Do performance reviews have to suck?

Do performance reviews have to suck?

It’s a question many people seem to ask. I was recently at a conference for organizational leaders, and I went to a session in which the leader and most of the participants worked themselves into a frenzy trashing performance reviews. I was screaming inside but I didn’t want to derail the meeting, which was supposed to be focused on improving team performance. Not speaking up at the time was a mistake, but it has forced me to write about this critically important subject.

Performance reviews are not small tools to assess individual performance. They are large tools that impact the capacity of an organization to have the effect that it intends in the world.

If everyone is not looking forward to the review, then you’re doing it wrong.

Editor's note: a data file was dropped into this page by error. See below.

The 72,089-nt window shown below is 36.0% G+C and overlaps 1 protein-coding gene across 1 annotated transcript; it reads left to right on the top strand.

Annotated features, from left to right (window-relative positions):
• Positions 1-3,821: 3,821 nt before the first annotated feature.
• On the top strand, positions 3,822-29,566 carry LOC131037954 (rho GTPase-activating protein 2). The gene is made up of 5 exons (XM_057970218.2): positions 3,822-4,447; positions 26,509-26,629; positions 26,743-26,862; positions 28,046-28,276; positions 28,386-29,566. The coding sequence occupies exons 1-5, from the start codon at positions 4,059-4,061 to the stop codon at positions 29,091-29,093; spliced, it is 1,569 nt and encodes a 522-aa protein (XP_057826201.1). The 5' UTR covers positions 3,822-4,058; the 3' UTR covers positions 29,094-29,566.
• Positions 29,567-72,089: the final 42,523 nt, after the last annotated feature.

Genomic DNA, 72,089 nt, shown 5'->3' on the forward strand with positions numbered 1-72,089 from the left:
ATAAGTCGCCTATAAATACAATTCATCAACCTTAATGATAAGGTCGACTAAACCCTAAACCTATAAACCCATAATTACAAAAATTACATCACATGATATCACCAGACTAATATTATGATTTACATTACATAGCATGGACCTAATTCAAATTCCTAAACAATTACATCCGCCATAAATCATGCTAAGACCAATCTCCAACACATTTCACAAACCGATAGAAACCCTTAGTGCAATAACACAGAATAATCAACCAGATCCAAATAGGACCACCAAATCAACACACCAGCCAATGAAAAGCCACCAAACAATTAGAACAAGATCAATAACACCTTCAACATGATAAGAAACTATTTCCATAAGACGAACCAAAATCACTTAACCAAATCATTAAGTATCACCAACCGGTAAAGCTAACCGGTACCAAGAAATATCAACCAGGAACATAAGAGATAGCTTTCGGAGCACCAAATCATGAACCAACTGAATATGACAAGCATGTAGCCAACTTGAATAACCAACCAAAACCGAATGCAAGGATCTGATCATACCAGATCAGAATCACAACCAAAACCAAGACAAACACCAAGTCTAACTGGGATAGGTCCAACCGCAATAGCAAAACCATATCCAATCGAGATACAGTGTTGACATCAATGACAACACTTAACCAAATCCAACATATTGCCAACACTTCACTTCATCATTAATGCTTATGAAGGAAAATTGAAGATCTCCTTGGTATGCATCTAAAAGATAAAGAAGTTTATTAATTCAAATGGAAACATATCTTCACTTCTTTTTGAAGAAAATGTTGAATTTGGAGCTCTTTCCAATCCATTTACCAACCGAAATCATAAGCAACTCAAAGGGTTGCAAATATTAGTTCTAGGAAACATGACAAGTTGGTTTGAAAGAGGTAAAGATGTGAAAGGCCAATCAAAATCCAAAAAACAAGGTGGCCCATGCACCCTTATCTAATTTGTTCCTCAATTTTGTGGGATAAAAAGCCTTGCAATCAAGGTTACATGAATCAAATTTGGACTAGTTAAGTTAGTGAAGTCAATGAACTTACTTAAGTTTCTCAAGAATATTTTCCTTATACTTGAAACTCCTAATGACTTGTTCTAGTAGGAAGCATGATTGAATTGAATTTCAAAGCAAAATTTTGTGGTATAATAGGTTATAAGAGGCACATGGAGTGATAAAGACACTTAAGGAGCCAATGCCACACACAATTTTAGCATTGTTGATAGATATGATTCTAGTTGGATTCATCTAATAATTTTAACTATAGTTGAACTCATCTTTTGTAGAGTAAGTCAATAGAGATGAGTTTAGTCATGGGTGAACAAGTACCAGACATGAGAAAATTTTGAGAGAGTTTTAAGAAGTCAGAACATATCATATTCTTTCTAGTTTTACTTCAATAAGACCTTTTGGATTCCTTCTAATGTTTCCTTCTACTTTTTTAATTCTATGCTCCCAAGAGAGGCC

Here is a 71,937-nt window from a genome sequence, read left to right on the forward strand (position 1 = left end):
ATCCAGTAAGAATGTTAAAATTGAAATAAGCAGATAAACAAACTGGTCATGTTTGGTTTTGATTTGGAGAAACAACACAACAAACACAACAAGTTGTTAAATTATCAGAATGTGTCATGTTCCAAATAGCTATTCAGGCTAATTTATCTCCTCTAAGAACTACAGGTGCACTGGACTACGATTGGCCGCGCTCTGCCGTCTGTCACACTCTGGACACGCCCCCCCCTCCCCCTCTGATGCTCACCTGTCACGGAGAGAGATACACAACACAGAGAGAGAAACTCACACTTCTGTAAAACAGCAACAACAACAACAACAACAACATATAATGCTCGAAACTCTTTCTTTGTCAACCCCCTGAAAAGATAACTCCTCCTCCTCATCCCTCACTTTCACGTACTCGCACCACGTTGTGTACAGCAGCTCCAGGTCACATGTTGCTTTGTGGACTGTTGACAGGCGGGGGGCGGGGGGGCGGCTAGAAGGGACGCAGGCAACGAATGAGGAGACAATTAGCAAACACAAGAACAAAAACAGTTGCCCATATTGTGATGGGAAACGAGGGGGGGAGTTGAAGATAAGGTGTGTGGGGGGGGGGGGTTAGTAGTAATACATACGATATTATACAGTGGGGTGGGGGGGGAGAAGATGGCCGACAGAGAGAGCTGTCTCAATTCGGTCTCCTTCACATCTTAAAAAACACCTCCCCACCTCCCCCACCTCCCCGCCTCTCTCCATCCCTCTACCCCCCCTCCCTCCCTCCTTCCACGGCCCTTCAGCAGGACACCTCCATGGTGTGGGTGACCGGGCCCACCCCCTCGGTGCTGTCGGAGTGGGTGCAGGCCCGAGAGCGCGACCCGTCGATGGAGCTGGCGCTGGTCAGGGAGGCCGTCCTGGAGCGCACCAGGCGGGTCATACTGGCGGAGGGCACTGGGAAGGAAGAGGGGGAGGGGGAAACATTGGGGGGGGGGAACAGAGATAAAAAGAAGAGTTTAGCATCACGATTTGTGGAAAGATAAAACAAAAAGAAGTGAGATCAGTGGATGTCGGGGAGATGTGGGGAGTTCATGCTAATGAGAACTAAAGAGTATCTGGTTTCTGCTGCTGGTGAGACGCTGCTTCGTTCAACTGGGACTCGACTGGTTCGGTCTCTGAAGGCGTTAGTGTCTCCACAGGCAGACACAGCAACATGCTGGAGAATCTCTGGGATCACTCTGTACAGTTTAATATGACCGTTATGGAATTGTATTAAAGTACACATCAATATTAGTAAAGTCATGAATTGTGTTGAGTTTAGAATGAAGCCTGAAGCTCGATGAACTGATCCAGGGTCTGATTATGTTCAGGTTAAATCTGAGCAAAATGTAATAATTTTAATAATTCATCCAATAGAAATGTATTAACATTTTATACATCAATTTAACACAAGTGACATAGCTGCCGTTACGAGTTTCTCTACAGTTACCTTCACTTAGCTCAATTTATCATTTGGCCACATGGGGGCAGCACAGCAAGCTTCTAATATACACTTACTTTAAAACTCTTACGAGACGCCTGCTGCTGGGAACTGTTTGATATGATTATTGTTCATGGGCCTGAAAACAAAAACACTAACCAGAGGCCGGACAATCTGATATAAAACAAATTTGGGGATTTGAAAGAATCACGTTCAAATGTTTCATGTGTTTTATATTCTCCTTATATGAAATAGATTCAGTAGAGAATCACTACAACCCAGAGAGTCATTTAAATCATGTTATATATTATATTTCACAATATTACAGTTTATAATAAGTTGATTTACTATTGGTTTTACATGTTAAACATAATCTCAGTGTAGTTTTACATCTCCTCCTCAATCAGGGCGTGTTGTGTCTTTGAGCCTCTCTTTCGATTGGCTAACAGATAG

If you don’t have patience for the whole story, here’s the brief answer to the question of whether performance reviews have to suck. Emphatically no. Performance reviews do not have to suck. Quite the contrary: they should be a gift and an inspiration. If everyone is not looking forward to the review, if it is a cause for apprehension (or even dread), then you are doing it wrong. Your business, your organization, your mission, your success—all are suffering as a result.

Performance Reviews

Performance reviews are hard to do right, but they should not be eliminated or replaced. I have seen an array of performance review schemes and practices. Many of them are heartbreakingly bad. It’s no surprise that the collection of organizational leaders at this summit were clamoring for an alternative. The best-received suggestion in my session, by the way, is one I have heard often: can’t we just give in-context feedback and continual mentoring instead?

Yes, we should do that. It’s absolutely a good thing. But it is not a replacement for formal performance reviews. There are at least four reasons why I say this: